Performance Reviews

There was a time I enjoyed doing performance reviews. It was a time to reflect on past and future goals, to measure progress, to give and receive feedback.

Not so anymore.

Our performance reviews are coming up and I have little motivation to do them. I specifically chose to work at a place with little office politics; everything is very systematic. Performance reviews seem to be for the specific scenarios of very exceptional cases when there are serious problems, which should be dealt with in other ways anyway.

Self-assessment is always a fun problem. It’s unlikely that your manager is going to mark you higher than what you have marked you. And marking yourself higher than what your manager would, well, that’s an interesting game. Self-assessment is more “assessing myself as if I was the manager.” Which is not a bad idea, however, the fact that you have to share your answers can lead to some awkward moments. Sharing the manager’s feedback is important, however, sharing a self-assessment seems so personal.

I once had a co-worker who went ahead and marked himself as “Exceptional” in every category (versus ‘On Target’ or ‘Above Average’). I was made privy to that performance review; my boss ultimately rated the guy ‘Needs Improvement’ in nearly every category. Imagine how that review must have gone in person.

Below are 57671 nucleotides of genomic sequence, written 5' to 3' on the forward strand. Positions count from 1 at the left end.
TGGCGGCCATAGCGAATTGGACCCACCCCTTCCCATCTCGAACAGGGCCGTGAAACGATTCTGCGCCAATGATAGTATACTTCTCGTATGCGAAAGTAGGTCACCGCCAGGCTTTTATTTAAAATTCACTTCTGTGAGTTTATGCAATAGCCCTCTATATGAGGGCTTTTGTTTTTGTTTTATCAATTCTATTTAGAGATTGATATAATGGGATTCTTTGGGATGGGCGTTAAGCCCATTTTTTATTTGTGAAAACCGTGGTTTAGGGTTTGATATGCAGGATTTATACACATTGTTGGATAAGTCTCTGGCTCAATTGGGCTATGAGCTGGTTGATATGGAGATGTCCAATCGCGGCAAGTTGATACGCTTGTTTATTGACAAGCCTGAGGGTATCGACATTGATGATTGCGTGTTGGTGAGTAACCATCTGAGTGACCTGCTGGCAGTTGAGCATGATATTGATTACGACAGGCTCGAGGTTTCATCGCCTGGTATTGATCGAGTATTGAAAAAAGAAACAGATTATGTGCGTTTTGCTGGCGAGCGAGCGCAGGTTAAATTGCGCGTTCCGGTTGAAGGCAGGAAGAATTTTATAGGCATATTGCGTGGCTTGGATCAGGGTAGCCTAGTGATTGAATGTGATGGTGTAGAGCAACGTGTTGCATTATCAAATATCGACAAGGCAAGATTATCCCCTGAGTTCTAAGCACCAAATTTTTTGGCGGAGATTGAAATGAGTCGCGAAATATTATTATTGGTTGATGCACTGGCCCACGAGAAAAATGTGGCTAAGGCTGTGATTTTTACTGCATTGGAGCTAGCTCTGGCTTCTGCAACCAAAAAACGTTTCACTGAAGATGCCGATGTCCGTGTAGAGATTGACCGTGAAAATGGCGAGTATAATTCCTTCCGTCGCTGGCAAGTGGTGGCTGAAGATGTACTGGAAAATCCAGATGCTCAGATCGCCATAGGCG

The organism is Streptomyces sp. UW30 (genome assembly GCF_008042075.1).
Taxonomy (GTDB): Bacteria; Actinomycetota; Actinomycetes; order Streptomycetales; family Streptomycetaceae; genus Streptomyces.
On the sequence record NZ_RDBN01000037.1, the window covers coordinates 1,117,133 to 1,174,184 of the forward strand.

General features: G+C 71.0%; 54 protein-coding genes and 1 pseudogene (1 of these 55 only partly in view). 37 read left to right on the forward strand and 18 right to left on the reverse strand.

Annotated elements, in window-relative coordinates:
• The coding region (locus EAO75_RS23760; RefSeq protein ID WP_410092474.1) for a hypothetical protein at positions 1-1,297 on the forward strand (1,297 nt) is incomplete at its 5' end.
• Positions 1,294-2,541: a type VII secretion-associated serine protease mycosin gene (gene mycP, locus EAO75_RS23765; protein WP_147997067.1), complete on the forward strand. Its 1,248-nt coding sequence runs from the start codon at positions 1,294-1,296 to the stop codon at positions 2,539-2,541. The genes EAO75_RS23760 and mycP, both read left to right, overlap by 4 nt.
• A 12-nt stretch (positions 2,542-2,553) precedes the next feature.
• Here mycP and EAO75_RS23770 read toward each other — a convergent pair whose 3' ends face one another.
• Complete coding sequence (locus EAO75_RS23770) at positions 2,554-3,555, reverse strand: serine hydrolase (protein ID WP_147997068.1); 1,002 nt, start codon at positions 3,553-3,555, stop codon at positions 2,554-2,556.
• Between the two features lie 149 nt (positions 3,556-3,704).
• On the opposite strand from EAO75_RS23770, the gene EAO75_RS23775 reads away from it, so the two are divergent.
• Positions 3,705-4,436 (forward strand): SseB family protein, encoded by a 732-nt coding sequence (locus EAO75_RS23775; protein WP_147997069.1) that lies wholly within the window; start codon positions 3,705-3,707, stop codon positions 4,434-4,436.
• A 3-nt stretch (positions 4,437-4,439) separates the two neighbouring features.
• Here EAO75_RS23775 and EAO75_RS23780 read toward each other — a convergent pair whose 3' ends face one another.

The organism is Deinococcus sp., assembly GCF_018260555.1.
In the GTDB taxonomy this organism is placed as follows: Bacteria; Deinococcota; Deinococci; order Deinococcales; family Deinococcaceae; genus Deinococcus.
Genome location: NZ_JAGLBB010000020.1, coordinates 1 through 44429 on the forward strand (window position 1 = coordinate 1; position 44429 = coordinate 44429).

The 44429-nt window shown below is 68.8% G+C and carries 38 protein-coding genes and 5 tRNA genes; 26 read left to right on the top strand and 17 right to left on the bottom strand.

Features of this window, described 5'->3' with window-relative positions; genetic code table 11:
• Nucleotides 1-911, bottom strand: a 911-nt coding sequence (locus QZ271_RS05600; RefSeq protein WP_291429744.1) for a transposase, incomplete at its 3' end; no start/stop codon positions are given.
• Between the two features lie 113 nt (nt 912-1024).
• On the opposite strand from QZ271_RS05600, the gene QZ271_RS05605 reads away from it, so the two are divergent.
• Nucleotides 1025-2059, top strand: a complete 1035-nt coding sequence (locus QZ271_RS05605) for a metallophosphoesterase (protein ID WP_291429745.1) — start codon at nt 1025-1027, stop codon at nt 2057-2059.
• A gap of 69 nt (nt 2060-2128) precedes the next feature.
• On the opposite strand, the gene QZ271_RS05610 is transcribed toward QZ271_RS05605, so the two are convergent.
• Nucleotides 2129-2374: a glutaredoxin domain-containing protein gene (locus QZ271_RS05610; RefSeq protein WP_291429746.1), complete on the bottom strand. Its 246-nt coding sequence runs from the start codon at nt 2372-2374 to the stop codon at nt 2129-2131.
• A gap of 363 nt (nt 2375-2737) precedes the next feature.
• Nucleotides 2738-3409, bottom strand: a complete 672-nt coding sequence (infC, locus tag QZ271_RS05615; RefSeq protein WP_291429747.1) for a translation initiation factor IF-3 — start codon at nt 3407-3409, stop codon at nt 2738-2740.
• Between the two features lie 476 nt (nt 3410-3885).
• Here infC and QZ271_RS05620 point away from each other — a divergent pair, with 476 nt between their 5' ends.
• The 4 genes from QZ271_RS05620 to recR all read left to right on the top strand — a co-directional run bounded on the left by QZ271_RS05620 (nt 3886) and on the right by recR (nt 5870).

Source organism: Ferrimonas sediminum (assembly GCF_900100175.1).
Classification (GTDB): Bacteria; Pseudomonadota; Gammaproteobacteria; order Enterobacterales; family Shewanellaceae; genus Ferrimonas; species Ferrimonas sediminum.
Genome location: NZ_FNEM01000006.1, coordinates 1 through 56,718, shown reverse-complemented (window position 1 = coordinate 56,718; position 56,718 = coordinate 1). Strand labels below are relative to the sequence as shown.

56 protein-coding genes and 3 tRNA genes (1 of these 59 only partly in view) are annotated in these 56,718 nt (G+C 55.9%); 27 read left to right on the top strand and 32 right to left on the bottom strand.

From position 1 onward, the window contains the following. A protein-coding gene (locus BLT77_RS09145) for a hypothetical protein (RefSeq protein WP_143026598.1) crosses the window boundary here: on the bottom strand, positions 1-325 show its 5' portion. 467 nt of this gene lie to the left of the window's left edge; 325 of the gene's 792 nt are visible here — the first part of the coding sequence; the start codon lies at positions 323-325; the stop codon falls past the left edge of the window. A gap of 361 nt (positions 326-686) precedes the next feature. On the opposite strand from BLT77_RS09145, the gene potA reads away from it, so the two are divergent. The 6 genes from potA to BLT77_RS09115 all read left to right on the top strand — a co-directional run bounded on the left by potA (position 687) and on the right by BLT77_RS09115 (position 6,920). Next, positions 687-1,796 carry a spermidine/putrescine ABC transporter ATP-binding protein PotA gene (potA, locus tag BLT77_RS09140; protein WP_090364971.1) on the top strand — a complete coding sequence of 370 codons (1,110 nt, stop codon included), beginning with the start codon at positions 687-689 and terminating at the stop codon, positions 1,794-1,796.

The importance of giving compliments freely

Last week, I indicated that a co-worker and I were on two different sides of the coin: I wanted Plan A and he wanted Plan B. We tried the “compromise” and it epic failed. Now it was time to pick one. Another co-worker suggested trying out each others shoes. Now it was time to make a decision.

I, and everyone in that room, was pleasantly surprised that no swords were pulled out during the discussion. We were apparently both professional, logical; we discussed needs versus preferences. We never went personal.

It went so well, that after the meeting an email was sent to our CEO, HR, VP, and Director complimenting us on our behaviour. It’s rare to see technical arguments that don’t end up heated or personal, apparently.

This is the first time I’ve been given a compliment on my professionalism. No one has ever said that. This comes at a time where I believe little in myself or my ability to control emotions. I was shocked.

For me, it was easy to not get personal: I already trust my co-worker (who I was in disagreement with) and have zero doubts about his priorities or competency. He is highly competent. I have a great deal of respect for him. Getting personal was never an option. The only option was to understand him and his position, and try and figure out why he couldn’t see my side 🙂 So it was always about that, about listening, understanding, and explaining. And it worked well.


Trying out the shoes of another

We are developing a new product at work and have the pleasure of choosing the technologies we want to work with. Having worked with only legacy code before, these choices is quite an exciting endeavor. But of course, with choices come preferences, and with preferences come debates…

We are using MVC for server side and AngularJS for client side. Except I am finding that AngularJS and MVC conflict more than they work together. They compete rather than complement. The more and more I work with AngularJS, the more frustrating I find it to be — it’s way more of an application than it is a toolkit!